The Minneapolis Park and Recreation Board unanimously voted in favor of repealing its Proper Attire Required ordinance (PB 2-21) during a Wednesday meeting. This discussion had been tabled from a July 16 Park Board meeting.
The conversation about the nudity ordinance was prompted by an incident of alleged public nudity in July at a Golden Valley beach and the subsequent media response.
PB 2-21 states, “No person ten (10) years of age or older shall intentionally expose his or her own genitals, pubic area, buttocks or female breast below the top of the areola, with less than a fully opaque covering in or upon any park or parkway, as defined in PB1-1. This provision does not apply to theatrical, musical, or other artistic performances upon any park or parkway where no alcoholic beverages are sold.”
Since no state or city law explicitly forbids toplessness, the only place in Minneapolis where it was illegal for females to be topless was in parks and on parkways. Minneapolis resident Helena Howard drew attention to this over the summer by biking topless throughout the city and avoiding parks and parkways, The Minnesota Sun reported.
According to Ms. Alana Mosley, the Minneapolis Park Board legal counsel, PB 2-21 contains discriminatory language which targets female breasts, lacks an exemption for breastfeeding, and also includes an artistic performance exemption that “is not needed and has been abused in the past.”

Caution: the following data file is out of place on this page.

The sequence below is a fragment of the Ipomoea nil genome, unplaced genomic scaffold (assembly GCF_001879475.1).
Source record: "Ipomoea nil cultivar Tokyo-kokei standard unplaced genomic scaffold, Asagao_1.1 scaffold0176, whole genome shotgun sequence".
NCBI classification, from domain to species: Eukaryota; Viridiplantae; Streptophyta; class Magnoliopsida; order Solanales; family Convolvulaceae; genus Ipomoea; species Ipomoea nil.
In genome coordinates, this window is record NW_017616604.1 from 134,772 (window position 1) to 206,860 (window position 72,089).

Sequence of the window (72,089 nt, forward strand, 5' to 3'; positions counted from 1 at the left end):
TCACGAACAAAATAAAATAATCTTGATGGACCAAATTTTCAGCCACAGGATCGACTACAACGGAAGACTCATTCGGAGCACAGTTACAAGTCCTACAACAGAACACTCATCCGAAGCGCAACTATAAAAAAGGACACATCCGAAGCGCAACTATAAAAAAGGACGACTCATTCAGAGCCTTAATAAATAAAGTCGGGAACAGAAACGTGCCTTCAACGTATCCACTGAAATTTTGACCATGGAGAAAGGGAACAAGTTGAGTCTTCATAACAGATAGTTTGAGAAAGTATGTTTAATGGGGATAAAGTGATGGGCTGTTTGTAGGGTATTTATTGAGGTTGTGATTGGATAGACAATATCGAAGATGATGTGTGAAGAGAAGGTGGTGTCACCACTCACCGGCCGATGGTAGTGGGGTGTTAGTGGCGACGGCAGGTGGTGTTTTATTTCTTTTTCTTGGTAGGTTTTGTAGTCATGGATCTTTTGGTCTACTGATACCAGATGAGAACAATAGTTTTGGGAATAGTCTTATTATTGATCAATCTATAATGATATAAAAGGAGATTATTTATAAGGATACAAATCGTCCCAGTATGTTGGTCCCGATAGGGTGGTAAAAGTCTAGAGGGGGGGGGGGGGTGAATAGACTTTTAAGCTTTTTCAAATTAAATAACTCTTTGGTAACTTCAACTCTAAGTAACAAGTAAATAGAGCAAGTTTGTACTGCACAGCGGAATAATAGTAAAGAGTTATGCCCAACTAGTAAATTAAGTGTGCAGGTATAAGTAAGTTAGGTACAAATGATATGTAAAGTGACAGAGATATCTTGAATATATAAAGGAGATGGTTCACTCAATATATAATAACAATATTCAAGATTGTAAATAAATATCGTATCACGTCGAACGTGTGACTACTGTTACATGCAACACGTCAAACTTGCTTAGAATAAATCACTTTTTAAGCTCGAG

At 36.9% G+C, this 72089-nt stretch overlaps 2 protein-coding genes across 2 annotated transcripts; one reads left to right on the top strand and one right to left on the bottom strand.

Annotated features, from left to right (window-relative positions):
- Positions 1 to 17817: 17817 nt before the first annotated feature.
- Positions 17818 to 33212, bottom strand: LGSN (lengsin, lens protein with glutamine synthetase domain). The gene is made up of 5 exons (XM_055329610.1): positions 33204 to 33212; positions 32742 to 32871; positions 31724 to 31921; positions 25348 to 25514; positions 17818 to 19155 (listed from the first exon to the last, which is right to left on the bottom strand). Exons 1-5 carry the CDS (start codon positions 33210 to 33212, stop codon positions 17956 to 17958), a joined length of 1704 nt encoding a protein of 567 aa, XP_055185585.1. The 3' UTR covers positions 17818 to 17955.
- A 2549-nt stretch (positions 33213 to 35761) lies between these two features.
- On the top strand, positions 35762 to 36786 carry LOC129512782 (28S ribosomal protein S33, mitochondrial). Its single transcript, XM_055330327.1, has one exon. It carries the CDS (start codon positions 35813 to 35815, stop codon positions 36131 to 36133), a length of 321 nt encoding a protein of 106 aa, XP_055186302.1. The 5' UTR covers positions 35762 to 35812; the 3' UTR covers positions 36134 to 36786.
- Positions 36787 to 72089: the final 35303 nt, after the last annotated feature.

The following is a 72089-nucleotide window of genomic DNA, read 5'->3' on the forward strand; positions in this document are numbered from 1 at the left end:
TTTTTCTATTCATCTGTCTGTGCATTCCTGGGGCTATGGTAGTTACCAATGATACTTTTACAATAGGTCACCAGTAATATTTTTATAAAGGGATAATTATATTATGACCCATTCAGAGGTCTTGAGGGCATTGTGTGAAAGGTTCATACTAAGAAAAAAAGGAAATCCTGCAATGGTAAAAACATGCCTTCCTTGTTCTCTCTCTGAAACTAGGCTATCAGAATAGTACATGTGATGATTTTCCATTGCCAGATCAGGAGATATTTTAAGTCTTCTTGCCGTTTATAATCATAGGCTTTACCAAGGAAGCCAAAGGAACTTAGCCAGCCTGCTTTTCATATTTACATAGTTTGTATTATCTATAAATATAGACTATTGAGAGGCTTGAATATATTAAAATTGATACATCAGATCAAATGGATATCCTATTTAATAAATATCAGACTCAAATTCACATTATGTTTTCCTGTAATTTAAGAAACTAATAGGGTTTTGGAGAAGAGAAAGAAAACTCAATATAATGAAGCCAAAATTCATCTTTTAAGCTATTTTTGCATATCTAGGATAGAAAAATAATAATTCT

Ms. Mosley stressed that the Minneapolis City Attorney’s Office already had adopted a new policy to not prosecute women charged with indecent exposure “if the only aspect to it is a woman is topless. If there is more lewd behavior, in terms of sexual behavior or conduct that is seeking attention, then it might bring charges.”
Public criticism from the last several years over prosecuting charges of toplessness served as the catalyst for that policy at the attorney’s office.
Commissioner Steffanie Musich argued for the repeal of the ordinance because city and state law will still prohibit lewd behavior.
“When we’ve discussed ordinances previous to this that were superseded by state law, we’ve just repealed the ordinance because there are laws on the books that officers can utilize if someone is behaving inappropriately in a park. This seems to me to be the same thing and that we would not need to implement a park rule or modify the ordinance,” she said.
Additionally, Commissioner Londel French and Commissioner Chris Meyer appealed to the United States Constitution’s 14th Amendment, which requires equal application of the law of all citizens. They argued that an ordinance that has certain requirements of women (in this circumstance, wearing shirts at public parks to cover their breasts) but not of men, is unconstitutional.
The Minneapolis Park Board voted unanimously in a 9-0 decision to repeal PB 2-21.